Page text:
Sunday, December 14, 2014

Sweet Home Alabama

I am in Auburn Alabama on this football Sunday.  I have some business tomorrow at Auburn University.  It is my first time here.

I've been in town for only half a day but thus far the town is very impressive.  I am staying on a street called, appropriately, College Street.  Across the way from my hotel is a beautiful looking library.  Down a little bit beyond that is what I imagine was the very first building on campus. It is majestic and it is in front of this building where the sign for the university is displayed.  I took a stroll to a CVS and saw in the distance the football stadium which looks as professional as NFL facilities.

What readers of this blog might be most interested in is my experience in an establishment called Halftime.  It may seem like frivolous to some, but as anyone who read the Madness of March knows, I have written about sports fans and am one myself.  I arrived early enough today to watch the games and scouted out a place that had "the ticket" before I left Boston.  The ticket is the NFL television package that allows establishments to broadcast all the NFL games on football Sundays.  Halftime has the ticket. So there I went.  Above the bar, five televisions were broadcasting five different contests.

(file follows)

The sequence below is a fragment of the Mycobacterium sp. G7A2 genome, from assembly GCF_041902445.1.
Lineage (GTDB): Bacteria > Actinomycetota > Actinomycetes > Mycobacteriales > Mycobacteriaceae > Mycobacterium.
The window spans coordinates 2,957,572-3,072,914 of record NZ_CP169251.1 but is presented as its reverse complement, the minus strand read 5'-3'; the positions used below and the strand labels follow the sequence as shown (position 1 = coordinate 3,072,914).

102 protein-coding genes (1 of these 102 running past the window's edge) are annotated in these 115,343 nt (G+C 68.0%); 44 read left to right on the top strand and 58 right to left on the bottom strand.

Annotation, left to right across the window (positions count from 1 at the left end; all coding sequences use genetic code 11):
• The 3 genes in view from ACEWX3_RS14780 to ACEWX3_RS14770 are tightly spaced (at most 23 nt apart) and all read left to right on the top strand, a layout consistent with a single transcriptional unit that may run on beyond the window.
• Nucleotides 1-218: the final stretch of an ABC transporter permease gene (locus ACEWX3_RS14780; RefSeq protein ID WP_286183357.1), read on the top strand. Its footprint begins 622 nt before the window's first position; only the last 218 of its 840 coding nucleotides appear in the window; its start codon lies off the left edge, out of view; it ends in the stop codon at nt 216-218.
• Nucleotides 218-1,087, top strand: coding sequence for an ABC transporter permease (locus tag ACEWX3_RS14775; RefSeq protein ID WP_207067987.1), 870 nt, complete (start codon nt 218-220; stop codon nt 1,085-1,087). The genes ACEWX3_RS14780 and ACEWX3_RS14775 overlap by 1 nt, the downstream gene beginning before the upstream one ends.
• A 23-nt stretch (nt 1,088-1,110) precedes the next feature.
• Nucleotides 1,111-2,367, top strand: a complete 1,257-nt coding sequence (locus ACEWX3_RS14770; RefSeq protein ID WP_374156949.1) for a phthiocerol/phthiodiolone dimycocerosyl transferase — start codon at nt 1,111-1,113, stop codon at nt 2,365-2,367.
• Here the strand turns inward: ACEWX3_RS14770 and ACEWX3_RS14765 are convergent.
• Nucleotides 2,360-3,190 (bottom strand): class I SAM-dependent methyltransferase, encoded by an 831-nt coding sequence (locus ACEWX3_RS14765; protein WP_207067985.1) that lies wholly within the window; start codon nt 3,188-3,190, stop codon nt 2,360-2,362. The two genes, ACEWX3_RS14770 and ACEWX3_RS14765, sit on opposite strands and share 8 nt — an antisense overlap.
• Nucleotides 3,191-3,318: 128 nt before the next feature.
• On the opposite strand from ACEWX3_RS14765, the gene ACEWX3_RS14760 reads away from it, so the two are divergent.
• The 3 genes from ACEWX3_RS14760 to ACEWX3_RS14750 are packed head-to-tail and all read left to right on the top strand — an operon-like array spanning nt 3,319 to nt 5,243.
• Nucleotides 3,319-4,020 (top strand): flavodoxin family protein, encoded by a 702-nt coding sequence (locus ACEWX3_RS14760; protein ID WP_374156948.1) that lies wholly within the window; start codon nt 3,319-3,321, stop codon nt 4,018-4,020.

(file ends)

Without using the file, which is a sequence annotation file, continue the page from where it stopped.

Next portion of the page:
What was interesting to me was that here in Auburn Alabama I sat next to a man wearing a Tom Brady jersey who knew more about the Patriots than I do.  To his left were a couple swearing their allegiance to the Green Bay Packers. To my right was a man whose knowledge about all teams seemed encyclopedic and he was parked at noon central awaiting the 3 pm Detroit Lions game. And to his right was a fellow bursting alternatively joyously and with frustration as the fortunes of the Carolina Panthers ebbed and flowed.  Behind me was a very sad fellow who was from Erie Pennsylvania and watched unhappily as so called Johnny Football (aka Johnny Manziel) played like a pop warner substitute in the Browns-Bengals game.

Within twenty feet there were reps from many places east of the Mississippi.  What's more the conversation throughout the game could have taken place in hundreds of taverns that had the Ticket across America.  There was no difference about anything in Halftime than there is in places I have been to in Boston or Chicago or Buffalo or New York or New Jersey or Maine or anywhere.

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